Reviewed by Margaret Tomlinson
is the surname of the central character in this subtle, extraordinary novel. It
also refers to the 1805 battle in which Napoleon devastated the Austrian and
Russian forces arrayed against him. There, Napoleon displayed his prowess as a tactician,
feigning weakness to draw his enemies into a trap the brilliance of which they
discovered too late to escape. So, with this novel, readers are drawn in before
the full impact of the author's brilliance hits them.
the narrator's travels in the late 1960s, he passes through an incongruously
magnificent waiting room in Antwerp's central railway station, the "Salle des pas perdus," where he
encounters a man who, uniquely, "was not staring apathetically into space,
but instead was occupied in making notes and sketches" and taking photographs.
This is Austerlitz, a scholar who, seemingly for no particular reason except to
entertain and inform himself, has made a study of architecture, particularly public
buildings and military fortresses, and particularly—we later learn—the fortress
erected in 1780 by the Hapsburg Emperor Joseph II in honor of his mother, Empress
Maria Theresa. Photographs, like documentary evidence, are salted throughout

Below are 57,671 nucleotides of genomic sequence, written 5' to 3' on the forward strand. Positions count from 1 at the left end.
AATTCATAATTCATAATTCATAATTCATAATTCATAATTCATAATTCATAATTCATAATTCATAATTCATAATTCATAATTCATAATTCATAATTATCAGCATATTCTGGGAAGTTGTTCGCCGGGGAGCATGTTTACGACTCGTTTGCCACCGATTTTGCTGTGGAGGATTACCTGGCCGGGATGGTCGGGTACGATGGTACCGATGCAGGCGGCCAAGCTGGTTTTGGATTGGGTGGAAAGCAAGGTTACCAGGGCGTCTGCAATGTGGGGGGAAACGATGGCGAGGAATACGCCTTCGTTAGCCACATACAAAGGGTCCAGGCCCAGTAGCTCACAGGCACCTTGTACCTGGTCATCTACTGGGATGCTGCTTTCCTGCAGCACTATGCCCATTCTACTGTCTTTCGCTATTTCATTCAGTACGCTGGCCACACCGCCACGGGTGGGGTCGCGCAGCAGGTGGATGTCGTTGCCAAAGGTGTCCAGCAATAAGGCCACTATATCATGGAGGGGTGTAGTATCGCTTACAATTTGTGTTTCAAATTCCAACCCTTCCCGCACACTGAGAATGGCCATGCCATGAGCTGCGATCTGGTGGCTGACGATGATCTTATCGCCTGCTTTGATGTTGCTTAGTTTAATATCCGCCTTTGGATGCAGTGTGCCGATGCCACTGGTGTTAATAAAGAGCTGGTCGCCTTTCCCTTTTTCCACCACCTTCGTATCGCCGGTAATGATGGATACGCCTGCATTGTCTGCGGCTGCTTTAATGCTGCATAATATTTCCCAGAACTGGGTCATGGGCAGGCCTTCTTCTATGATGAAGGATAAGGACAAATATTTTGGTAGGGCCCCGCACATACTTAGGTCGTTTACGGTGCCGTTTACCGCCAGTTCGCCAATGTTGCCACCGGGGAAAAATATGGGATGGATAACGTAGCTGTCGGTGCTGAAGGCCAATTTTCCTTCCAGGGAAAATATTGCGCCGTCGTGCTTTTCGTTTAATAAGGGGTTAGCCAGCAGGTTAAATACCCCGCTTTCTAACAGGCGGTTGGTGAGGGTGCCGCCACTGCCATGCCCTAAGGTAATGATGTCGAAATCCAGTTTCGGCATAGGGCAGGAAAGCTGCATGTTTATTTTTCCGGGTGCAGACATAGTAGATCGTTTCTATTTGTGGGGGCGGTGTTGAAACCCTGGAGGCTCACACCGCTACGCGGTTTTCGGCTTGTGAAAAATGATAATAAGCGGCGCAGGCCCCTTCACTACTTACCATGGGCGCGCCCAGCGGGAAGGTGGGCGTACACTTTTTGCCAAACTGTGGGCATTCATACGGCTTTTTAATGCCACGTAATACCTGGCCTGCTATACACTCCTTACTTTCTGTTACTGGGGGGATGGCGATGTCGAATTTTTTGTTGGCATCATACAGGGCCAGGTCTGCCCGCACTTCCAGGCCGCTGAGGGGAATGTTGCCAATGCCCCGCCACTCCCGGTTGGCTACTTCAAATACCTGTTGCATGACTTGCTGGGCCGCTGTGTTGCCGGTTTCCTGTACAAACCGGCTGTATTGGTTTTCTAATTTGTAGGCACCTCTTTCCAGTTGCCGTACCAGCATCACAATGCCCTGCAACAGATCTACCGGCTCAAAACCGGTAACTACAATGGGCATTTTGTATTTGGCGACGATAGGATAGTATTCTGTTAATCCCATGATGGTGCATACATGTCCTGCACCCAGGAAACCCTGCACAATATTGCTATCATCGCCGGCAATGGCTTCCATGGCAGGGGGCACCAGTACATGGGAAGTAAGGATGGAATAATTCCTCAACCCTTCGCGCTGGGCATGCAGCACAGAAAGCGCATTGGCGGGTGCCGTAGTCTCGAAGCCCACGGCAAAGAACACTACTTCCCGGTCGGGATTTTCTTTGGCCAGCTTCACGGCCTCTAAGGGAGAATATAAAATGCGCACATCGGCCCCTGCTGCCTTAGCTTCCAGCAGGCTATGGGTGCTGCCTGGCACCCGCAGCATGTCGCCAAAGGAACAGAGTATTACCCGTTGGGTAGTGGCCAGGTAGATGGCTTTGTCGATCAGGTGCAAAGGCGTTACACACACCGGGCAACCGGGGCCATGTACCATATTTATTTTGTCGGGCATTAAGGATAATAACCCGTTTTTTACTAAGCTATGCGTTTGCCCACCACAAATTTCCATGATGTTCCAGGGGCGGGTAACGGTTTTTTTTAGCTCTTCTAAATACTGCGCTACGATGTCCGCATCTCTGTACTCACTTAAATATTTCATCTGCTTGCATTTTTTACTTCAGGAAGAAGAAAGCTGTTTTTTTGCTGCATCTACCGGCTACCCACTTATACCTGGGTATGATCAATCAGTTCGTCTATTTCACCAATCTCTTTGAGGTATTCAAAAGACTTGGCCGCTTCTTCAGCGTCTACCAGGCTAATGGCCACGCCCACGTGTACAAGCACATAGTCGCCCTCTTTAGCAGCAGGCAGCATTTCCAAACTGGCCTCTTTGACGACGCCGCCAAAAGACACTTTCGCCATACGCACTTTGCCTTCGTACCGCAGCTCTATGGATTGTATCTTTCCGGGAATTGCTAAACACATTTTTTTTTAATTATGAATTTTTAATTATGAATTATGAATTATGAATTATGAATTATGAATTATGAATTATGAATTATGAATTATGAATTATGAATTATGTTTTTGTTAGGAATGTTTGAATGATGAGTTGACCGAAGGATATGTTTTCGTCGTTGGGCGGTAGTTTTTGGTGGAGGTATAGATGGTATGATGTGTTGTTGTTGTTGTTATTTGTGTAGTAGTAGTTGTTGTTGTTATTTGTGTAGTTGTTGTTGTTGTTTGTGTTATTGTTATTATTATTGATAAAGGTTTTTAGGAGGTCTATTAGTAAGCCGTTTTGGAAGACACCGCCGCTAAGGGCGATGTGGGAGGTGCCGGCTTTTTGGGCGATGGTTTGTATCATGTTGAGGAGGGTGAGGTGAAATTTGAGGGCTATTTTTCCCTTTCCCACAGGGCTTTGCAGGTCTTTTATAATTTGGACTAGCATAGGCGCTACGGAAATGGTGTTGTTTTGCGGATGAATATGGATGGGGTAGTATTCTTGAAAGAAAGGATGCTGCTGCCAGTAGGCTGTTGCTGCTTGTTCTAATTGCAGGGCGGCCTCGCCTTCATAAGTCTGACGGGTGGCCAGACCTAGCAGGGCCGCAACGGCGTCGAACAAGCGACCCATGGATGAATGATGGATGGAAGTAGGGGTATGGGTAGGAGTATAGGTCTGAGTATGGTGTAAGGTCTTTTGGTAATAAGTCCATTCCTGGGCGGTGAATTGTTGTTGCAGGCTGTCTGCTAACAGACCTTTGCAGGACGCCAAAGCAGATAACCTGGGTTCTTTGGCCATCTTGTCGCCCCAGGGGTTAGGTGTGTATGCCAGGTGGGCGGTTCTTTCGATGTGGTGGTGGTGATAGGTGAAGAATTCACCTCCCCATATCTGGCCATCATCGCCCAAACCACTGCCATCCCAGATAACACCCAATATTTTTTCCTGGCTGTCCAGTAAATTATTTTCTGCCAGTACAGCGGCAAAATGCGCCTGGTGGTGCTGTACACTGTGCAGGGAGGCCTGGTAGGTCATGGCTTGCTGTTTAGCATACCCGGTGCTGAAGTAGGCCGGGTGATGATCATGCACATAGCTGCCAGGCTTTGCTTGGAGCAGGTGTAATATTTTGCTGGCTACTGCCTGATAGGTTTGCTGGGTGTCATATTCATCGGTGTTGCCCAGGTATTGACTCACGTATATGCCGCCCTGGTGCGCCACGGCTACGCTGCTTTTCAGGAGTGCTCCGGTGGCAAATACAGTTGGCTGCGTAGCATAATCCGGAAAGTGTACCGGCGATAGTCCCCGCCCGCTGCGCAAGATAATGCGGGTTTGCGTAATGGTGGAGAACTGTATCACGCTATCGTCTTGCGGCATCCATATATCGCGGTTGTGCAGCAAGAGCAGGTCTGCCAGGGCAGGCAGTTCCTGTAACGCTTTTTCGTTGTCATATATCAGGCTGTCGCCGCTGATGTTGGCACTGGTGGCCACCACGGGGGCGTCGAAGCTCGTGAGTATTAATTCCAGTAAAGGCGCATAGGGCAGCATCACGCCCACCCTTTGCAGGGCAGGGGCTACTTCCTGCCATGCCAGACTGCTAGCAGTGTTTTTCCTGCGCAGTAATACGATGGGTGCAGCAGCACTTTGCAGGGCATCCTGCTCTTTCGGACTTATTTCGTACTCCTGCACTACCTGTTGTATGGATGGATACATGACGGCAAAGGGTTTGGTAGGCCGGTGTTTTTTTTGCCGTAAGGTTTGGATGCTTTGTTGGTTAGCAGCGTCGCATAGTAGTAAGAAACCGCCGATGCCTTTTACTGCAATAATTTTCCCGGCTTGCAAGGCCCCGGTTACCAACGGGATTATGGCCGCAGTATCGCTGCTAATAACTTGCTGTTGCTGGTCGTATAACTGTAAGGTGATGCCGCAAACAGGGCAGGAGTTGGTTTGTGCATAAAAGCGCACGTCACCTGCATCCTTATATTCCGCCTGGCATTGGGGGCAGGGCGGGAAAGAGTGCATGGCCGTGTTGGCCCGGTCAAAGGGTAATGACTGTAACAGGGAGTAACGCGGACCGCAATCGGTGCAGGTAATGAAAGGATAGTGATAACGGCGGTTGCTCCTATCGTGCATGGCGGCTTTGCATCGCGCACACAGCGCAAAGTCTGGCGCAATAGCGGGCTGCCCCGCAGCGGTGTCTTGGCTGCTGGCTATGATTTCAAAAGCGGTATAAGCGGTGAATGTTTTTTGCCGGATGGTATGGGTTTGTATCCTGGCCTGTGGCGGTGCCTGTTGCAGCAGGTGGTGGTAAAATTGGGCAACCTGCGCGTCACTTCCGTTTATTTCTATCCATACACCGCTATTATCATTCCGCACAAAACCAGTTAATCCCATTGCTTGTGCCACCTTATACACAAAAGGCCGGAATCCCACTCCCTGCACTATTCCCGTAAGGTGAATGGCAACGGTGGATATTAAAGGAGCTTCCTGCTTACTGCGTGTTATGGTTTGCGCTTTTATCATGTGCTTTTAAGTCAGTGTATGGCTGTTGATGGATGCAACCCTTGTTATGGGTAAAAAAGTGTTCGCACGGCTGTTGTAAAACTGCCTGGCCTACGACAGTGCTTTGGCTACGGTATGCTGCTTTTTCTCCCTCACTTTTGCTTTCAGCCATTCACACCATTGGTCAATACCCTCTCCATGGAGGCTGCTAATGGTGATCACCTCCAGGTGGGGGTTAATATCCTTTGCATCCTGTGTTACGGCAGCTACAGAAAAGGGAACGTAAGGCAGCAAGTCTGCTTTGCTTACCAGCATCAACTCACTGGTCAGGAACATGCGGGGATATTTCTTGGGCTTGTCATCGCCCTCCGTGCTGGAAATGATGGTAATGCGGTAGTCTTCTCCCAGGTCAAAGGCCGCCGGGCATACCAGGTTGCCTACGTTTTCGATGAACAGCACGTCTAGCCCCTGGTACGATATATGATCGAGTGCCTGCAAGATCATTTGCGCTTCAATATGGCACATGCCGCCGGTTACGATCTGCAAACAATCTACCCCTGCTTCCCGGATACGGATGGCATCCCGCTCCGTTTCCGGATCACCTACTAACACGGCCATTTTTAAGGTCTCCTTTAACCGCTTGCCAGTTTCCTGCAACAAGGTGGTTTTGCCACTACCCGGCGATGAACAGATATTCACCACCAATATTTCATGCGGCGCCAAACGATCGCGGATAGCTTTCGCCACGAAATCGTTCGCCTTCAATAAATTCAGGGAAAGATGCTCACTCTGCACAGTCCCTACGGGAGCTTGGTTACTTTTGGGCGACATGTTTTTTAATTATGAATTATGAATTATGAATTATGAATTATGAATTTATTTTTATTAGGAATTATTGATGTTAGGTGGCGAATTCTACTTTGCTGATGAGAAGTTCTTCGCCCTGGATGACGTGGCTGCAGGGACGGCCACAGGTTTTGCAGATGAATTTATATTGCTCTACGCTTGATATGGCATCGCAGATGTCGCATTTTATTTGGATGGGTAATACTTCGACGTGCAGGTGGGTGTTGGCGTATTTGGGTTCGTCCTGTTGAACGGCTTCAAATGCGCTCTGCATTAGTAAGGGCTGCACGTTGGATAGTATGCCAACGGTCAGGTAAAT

has a more personal and intriguing story which he begins to share with the
narrator in disconnected memories of his younger years: a rucksack purchased in
an army surplus store, "the only truly reliable thing in his life;" the
anxiety provoked by a tale in a book of Bible stories for children, that of
Moses's mother "who made an ark of bulrushes and daubed it with slime and
with pitch, placed the child in the ark and laid it among the reeds by the side
of the water."
To say much more would be to spoil the unfolding of the narrative, which gathers and darkens like a fall of twilight. Suffice it to say that Austerlitz's childhood in Wales during the 1940s is not where the boy's story truly begins. (2001, 298 pages. If you read an edition with James Wood's introduction, be forewarned that it tells too much of the story, but is worthwhile after you've read the novel.)More about Austerlitz at Powell's Books or The Book Depository